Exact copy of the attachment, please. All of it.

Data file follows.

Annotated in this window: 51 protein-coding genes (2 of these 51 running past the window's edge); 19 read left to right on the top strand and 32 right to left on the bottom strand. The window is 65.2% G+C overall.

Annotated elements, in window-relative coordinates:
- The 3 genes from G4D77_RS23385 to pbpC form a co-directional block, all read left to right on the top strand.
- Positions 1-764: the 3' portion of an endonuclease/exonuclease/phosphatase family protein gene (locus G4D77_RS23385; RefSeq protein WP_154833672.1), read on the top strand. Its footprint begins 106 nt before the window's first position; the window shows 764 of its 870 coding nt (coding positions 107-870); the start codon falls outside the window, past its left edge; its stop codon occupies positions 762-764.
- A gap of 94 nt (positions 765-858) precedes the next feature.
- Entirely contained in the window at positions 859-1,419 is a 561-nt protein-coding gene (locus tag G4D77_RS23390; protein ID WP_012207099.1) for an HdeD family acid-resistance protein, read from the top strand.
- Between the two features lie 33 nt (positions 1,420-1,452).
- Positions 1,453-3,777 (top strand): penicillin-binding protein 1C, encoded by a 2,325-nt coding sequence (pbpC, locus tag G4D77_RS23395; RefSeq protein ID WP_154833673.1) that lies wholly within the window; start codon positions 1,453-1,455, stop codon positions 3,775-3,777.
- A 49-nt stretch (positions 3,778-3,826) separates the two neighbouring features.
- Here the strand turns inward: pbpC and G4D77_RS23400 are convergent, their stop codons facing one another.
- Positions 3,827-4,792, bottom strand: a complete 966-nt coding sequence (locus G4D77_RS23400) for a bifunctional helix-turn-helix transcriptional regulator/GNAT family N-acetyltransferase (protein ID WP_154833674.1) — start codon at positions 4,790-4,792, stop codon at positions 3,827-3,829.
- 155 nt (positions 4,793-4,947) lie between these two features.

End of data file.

Annotated in this window: 51 protein-coding genes (2 of these 51 running past the window's edge); 19 read left to right on the top strand and 32 right to left on the bottom strand. The window is 65.2% G+C overall.

Annotated elements, in window-relative coordinates:
- The 3 genes from G4D77_RS23385 to pbpC form a co-directional block, all read left to right on the top strand.
- Positions 1-764: the 3' portion of an endonuclease/exonuclease/phosphatase family protein gene (locus G4D77_RS23385; RefSeq protein WP_154833672.1), read on the top strand. Its footprint begins 106 nt before the window's first position; the window shows 764 of its 870 coding nt (coding positions 107-870); the start codon falls outside the window, past its left edge; its stop codon occupies positions 762-764.
- A gap of 94 nt (positions 765-858) precedes the next feature.
- Entirely contained in the window at positions 859-1,419 is a 561-nt protein-coding gene (locus tag G4D77_RS23390; protein ID WP_012207099.1) for an HdeD family acid-resistance protein, read from the top strand.
- Between the two features lie 33 nt (positions 1,420-1,452).
- Positions 1,453-3,777 (top strand): penicillin-binding protein 1C, encoded by a 2,325-nt coding sequence (pbpC, locus tag G4D77_RS23395; RefSeq protein ID WP_154833673.1) that lies wholly within the window; start codon positions 1,453-1,455, stop codon positions 3,775-3,777.
- A 49-nt stretch (positions 3,778-3,826) separates the two neighbouring features.
- Here the strand turns inward: pbpC and G4D77_RS23400 are convergent, their stop codons facing one another.
- Positions 3,827-4,792, bottom strand: a complete 966-nt coding sequence (locus G4D77_RS23400) for a bifunctional helix-turn-helix transcriptional regulator/GNAT family N-acetyltransferase (protein ID WP_154833674.1) — start codon at positions 4,790-4,792, stop codon at positions 3,827-3,829.
- 155 nt (positions 4,793-4,947) lie between these two features.